L’Eclisse (Eclipse) made in 1963 is the third film in Michelangelo Antonioni’s decadence trilogy. The film discusses similar themes of: alienation, love and tragedy to the trilogy’s earlier films: L’Avventura and La Notte.
L’Eclisse perhaps focusses on alienation more than the previous two films in this trilogy. The two lead characters, Piero played by Alain Delon and Vittoria played by Monica Vitti, are alienated on two levels: alienation between each other, and between their and other layers of society.
Alienation between each other on a personal level. Above, Vittoria remarks Piero cannot physically stand still but neither of them can figuratively, her speech’s cadence can turn on a sixpence mid-sentence in conversation with him.
Alienation between each other on a physical level. The first frame shows Piero in his professional stock market environment where he can make, and lose, millions of lira for his clients while remaining unsympathetic to their plight. Later on his car is stolen by a drunken man, the eventual state of his broken car is an inconvenience, but the fatal state of the drunken man barely worth a shrug of his, or Vittoria’s, shoulders. The clearest display of their lack of external awareness.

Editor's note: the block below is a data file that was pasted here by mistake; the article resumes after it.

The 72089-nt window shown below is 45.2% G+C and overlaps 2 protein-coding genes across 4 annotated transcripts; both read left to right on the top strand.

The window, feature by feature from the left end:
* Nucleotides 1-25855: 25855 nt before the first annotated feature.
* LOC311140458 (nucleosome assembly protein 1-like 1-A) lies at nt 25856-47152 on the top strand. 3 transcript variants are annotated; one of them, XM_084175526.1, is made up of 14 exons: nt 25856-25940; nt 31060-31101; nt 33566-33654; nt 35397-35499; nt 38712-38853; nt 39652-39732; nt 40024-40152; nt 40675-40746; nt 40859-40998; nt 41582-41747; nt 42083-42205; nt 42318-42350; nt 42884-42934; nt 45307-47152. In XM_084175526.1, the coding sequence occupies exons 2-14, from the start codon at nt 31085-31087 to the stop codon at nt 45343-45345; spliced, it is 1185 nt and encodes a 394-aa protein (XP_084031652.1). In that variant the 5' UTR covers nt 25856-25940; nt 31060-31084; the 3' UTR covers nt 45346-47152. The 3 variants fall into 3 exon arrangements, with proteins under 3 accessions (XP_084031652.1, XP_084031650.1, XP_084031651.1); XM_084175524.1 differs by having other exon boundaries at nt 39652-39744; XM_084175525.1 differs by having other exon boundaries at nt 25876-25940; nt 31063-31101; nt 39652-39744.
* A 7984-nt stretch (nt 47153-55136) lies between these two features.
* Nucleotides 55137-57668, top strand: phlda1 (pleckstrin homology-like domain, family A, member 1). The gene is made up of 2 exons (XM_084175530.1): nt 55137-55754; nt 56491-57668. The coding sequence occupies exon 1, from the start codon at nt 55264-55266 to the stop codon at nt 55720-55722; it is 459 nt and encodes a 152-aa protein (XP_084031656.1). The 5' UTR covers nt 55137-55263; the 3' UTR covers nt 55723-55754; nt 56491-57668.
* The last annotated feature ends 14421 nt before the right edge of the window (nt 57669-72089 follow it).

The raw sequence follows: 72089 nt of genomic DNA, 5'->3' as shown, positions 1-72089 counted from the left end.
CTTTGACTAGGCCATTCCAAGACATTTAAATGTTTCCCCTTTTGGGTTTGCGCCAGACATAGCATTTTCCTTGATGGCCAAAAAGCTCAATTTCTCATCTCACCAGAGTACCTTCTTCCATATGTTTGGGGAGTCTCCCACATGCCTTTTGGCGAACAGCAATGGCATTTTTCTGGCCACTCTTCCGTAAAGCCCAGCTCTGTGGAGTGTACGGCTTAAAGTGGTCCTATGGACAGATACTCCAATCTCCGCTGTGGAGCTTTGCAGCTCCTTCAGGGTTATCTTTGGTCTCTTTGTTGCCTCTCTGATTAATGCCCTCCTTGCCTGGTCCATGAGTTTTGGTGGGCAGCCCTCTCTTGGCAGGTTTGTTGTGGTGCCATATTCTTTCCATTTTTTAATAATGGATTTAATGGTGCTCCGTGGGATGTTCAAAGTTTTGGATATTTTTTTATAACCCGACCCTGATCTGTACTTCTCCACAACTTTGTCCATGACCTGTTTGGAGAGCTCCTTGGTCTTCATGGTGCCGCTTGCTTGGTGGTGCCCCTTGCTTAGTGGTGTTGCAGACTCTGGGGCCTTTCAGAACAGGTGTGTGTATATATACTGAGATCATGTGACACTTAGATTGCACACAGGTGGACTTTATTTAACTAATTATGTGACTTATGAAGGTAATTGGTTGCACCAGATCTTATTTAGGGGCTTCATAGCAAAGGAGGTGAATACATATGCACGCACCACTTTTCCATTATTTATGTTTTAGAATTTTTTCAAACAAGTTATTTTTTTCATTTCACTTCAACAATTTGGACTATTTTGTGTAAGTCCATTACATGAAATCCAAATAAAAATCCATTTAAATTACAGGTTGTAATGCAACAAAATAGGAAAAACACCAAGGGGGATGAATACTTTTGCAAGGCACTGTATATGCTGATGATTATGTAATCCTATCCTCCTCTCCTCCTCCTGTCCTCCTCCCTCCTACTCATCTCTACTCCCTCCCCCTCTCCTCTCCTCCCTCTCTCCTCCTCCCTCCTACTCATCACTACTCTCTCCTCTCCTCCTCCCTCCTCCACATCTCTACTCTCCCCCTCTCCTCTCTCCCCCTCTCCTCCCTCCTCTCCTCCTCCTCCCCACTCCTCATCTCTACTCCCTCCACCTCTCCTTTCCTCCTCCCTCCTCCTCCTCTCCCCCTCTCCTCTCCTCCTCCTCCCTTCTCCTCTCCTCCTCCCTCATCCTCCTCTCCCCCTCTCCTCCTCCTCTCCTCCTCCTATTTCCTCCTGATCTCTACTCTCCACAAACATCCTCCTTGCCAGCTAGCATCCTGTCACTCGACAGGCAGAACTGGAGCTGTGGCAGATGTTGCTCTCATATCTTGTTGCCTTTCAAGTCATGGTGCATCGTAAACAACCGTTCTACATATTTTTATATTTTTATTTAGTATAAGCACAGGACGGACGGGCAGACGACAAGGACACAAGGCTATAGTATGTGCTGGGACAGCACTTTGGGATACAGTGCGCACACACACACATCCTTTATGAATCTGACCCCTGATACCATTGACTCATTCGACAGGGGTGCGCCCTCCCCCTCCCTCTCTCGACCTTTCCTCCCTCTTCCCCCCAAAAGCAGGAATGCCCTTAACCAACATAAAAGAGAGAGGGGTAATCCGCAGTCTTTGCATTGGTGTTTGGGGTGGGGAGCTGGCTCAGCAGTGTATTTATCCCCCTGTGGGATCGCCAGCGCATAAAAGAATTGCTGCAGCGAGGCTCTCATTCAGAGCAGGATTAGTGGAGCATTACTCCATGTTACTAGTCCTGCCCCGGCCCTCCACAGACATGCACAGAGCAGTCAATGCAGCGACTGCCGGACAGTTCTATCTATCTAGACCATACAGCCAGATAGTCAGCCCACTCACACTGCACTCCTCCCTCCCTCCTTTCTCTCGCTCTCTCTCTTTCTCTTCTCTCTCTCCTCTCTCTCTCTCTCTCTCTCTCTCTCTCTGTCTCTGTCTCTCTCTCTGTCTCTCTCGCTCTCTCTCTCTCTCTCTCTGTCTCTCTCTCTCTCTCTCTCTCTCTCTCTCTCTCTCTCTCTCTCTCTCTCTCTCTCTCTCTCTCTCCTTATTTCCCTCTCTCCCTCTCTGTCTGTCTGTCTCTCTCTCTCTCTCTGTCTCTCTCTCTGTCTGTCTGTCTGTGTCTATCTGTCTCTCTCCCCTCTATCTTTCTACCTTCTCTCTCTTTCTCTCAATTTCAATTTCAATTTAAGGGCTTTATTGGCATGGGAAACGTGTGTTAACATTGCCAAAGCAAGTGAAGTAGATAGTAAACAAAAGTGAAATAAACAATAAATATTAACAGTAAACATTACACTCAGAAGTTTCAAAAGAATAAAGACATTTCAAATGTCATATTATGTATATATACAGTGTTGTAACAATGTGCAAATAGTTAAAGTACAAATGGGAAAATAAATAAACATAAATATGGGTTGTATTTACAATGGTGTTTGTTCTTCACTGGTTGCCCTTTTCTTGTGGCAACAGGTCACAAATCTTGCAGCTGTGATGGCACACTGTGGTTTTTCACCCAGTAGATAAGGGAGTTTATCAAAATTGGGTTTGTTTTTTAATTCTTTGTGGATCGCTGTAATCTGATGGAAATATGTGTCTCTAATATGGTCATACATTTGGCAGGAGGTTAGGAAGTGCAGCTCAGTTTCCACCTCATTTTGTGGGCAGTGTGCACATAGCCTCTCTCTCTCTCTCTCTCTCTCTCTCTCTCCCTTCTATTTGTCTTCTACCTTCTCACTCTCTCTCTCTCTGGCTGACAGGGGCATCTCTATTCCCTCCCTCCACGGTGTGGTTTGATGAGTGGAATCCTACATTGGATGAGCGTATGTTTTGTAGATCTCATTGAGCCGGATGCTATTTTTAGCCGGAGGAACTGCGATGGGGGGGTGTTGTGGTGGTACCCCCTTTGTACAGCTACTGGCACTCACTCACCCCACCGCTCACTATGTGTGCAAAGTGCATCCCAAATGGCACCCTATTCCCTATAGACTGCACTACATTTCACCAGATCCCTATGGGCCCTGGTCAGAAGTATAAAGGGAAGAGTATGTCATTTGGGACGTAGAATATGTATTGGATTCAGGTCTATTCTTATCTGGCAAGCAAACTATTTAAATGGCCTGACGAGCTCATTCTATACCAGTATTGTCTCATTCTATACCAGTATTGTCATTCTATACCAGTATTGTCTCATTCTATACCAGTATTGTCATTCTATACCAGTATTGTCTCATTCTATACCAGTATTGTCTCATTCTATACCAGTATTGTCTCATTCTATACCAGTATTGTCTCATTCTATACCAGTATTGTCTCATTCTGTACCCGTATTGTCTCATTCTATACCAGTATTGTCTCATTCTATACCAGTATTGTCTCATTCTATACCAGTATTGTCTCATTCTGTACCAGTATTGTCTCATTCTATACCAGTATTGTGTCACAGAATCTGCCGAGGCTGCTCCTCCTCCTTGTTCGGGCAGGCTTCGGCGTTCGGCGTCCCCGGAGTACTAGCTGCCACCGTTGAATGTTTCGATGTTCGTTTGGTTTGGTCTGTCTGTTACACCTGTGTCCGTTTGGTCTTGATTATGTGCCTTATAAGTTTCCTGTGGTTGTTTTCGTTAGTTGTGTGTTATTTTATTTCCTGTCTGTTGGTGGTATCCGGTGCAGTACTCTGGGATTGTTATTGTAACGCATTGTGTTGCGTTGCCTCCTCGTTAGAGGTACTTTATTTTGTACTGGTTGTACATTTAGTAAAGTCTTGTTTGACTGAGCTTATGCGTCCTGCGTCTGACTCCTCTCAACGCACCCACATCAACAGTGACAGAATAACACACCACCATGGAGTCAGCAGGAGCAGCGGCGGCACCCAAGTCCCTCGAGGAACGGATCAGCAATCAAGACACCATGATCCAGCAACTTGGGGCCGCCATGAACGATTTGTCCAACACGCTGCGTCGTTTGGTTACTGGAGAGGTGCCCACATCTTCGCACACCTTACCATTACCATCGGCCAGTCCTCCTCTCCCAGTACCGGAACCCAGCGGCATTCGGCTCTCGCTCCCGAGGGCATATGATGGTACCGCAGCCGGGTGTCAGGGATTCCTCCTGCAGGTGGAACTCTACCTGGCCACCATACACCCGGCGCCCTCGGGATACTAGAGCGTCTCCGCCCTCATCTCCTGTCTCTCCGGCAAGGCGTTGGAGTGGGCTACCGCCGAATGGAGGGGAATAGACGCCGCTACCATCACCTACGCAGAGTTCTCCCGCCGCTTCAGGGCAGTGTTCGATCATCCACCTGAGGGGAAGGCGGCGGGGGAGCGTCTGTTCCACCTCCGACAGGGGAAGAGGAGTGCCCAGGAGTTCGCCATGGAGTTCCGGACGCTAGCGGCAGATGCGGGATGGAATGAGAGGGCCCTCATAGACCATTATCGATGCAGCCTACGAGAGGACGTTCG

Alienation between each other on a physical level even in a state of togetherness. As in La Notte, cinematographer Gianni Di Venanzo is on fine form capturing the nuances of faces and the disruption of architecture.
The film leaves us walking in Piero and Vittoria’s steps back through their familiar haunts but without either of their presence; despite the two lead actors’ often alienating presence to the viewer we nevertheless miss them. Now we’re allowed full focus on the world outside we can see it goes on without them with its own concerns, concerns that may threaten us all regardless of how inward or outward looking we are, perhaps showing irrelevance between ecocentrism at a macro or micro level. The ominous soundtrack adds to this disquiet and leading the tone of our thoughts.
One of film’s truly great closing sequences, the closing sequence to a truly great film and a truly great trilogy.
Reference: L’Eclisse – Wikipedia